In use, a catheter, or other medical device, is implanted in rat 12, as shown in FIG. 3. Once in position, hub 50 of catheter 22 will be positioned along the back of the rodent 12. Jacket 30 is then attached to the rodent by threading hub 50 through aperture 48 and positioning panel 32 on the back of the animal 12. The panel cited as 32a and 32b are then folded under the rat and the rat's legs are inserted through leg holes 38 and 40. Side edges 32a and 32b are then fastened together using fastener strips 42 and 44, to form the configuration shown in FIG. 5.
Straps 52 and 54 may then be stretched and lifted upwardly away from panel 32, and hub 50 inserted under the straps. The elasticity of straps 52 and 54 will maintain hub 50 in position on panel 32. Finally, flap 56 is folded over hub 50 to connect fastener strip 60 to strip 58 and completely cover the catheter 22 and hub 50, as shown in FIG. 2. With jacket 30 in place, the rat 12 may freely move above its cage without the ability to reach the catheter 22, and thereby preventing any dislodgement or damage to the catheter.
When it is necessary to administer a medication, or take a sample, access to the hub 50 is easily achieved by holding the animal and opening flap 56. The orientation of flap 56 permits the flap to be folded upon itself, as shown in FIG. 4, to thereby form a handle 64 which may be gripped in one hand, while accessing hub 50. Once the procedure has been completed, flap 56 is refastened to strip 58 to cover catheter 22.
If tethering of the animal is required, the same jacket 30 may be easily used for this type of application. The tether may be secured in any conventional fashion to jacket 30, at aperture 48, or in any desired location. Because the jacket may be applied to the animal after implantation of the medical device, there is no problem with sterility of the catheter.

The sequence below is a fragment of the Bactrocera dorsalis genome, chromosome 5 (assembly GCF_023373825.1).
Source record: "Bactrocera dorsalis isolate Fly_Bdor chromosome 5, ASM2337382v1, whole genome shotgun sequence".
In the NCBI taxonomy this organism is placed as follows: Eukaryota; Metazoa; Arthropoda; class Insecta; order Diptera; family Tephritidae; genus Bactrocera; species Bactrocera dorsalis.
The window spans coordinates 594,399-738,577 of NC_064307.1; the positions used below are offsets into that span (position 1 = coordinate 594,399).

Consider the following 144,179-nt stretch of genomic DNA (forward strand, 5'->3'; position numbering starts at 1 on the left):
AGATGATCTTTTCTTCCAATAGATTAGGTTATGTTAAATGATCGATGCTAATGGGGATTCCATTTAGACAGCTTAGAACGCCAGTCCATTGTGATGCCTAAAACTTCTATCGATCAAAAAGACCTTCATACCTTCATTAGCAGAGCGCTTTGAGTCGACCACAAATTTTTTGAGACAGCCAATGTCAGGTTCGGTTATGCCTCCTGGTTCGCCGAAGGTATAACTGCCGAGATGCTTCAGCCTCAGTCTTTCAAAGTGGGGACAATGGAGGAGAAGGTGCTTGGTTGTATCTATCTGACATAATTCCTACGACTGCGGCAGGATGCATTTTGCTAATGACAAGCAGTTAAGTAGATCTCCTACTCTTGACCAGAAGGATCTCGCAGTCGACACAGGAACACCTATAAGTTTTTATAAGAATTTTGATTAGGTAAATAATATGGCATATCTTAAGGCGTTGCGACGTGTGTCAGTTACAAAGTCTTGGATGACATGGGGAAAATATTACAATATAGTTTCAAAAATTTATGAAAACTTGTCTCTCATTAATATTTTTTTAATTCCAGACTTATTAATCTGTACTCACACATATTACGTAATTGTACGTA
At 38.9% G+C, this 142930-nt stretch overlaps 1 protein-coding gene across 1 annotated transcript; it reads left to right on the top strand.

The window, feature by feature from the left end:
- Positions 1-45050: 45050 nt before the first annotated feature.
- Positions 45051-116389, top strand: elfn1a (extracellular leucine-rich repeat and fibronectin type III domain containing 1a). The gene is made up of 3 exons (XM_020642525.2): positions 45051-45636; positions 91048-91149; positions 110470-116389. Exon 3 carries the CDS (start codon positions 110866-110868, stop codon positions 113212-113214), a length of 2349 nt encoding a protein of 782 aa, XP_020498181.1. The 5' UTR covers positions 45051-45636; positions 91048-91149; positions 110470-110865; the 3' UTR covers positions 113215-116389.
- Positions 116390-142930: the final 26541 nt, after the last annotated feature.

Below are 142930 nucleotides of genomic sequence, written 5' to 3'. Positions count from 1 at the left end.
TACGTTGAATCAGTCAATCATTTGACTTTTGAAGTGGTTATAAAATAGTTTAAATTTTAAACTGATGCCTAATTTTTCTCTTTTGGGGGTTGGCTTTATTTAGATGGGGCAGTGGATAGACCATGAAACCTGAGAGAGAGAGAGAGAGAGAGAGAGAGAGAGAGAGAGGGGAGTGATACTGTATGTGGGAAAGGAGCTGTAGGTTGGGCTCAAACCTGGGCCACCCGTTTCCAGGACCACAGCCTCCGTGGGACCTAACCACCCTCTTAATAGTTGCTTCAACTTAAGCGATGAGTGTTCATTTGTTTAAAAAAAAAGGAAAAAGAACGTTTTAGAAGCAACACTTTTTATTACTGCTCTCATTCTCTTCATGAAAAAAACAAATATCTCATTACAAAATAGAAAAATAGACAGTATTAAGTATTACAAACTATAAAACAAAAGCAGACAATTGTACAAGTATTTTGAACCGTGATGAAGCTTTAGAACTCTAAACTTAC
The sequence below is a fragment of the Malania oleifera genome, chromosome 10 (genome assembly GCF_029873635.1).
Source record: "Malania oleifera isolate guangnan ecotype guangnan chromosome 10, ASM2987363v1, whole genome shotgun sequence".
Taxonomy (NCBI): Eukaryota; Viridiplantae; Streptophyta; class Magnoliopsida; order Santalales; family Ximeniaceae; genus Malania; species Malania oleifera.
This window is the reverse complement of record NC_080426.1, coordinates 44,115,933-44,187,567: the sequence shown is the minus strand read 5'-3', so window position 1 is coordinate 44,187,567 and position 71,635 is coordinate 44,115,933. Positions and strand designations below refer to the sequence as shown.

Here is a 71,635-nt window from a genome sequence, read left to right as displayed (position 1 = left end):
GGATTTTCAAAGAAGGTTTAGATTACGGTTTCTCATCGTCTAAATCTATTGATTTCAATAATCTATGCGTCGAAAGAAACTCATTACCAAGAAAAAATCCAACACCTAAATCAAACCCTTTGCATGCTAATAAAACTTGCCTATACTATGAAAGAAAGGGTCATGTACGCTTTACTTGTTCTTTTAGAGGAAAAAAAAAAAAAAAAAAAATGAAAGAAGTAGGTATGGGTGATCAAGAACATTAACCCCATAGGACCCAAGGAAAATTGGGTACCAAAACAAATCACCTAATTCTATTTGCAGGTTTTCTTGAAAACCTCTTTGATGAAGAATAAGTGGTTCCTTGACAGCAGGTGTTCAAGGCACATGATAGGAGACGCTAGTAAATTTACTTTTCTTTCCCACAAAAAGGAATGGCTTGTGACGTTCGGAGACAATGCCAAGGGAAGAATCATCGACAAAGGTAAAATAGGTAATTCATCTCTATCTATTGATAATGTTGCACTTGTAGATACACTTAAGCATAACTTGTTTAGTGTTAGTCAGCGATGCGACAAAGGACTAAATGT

Whereas the invention has been shown and described in connection with the preferred embodiment thereof, many modifications, substitutions and additions may be made which are within the intended broad scope of the appended claims.
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|U.S. Classification||119/712, 119/850|
|International Classification||A61D3/00, A01K13/00|
|Cooperative Classification||A01K13/006, A61D3/00|
|European Classification||A61D3/00, A01K13/00H|
|May 20, 1997||AS||Assignment|
Owner name: BOARD OF REGENTS OF THE UNIVERSITY OF NEBRASKA, NE
Free format text: ASSIGNMENT OF ASSIGNORS INTEREST;ASSIGNORS:RUPP, MARK E.;ULPHANI, JOSEPH S.;REEL/FRAME:008517/0632
Effective date: 19970319
|Apr 4, 2002||FPAY||Fee payment|
Year of fee payment: 4
|Feb 7, 2006||FPAY||Fee payment|
Year of fee payment: 8
|May 18, 2010||FPAY||Fee payment|
Year of fee payment: 12